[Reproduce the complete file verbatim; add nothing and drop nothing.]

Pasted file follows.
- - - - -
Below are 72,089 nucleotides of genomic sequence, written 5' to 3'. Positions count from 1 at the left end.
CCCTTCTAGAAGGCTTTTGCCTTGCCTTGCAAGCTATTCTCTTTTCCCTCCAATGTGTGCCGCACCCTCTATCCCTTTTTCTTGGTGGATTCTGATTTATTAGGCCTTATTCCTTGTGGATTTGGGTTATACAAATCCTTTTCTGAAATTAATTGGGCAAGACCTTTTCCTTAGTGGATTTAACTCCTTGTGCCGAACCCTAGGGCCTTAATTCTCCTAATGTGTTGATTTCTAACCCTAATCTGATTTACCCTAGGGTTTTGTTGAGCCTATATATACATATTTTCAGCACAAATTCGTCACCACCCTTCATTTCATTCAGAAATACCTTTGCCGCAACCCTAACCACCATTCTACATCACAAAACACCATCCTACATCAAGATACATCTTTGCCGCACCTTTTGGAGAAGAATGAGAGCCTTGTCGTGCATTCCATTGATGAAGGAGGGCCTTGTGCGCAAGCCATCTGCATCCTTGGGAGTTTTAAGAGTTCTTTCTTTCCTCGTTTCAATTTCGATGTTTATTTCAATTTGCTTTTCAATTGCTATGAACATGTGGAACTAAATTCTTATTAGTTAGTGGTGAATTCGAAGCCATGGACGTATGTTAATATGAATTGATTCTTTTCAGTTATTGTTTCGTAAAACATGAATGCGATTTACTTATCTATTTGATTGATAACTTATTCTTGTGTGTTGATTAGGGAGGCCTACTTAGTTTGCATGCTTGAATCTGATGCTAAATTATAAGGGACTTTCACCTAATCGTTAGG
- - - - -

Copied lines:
Below are 72,089 nucleotides of genomic sequence, written 5' to 3'. Positions count from 1 at the left end.
CCCTTCTAGAAGGCTTTTGCCTTGCCTTGCAAGCTATTCTCTTTTCCCTCCAATGTGTGCCGCACCCTCTATCCCTTTTTCTTGGTGGATTCTGATTTATTAGGCCTTATTCCTTGTGGATTTGGGTTATACAAATCCTTTTCTGAAATTAATTGGGCAAGACCTTTTCCTTAGTGGATTTAACTCCTTGTGCCGAACCCTAGGGCCTTAATTCTCCTAATGTGTTGATTTCTAACCCTAATCTGATTTACCCTAGGGTTTTGTTGAGCCTATATATACATATTTTCAGCACAAATTCGTCACCACCCTTCATTTCATTCAGAAATACCTTTGCCGCAACCCTAACCACCATTCTACATCACAAAACACCATCCTACATCAAGATACATCTTTGCCGCACCTTTTGGAGAAGAATGAGAGCCTTGTCGTGCATTCCATTGATGAAGGAGGGCCTTGTGCGCAAGCCATCTGCATCCTTGGGAGTTTTAAGAGTTCTTTCTTTCCTCGTTTCAATTTCGATGTTTATTTCAATTTGCTTTTCAATTGCTATGAACATGTGGAACTAAATTCTTATTAGTTAGTGGTGAATTCGAAGCCATGGACGTATGTTAATATGAATTGATTCTTTTCAGTTATTGTTTCGTAAAACATGAATGCGATTTACTTATCTATTTGATTGATAACTTATTCTTGTGTGTTGATTAGGGAGGCCTACTTAGTTTGCATGCTTGAATCTGATGCTAAATTATAAGGGACTTTCACCTAATCGTTAGG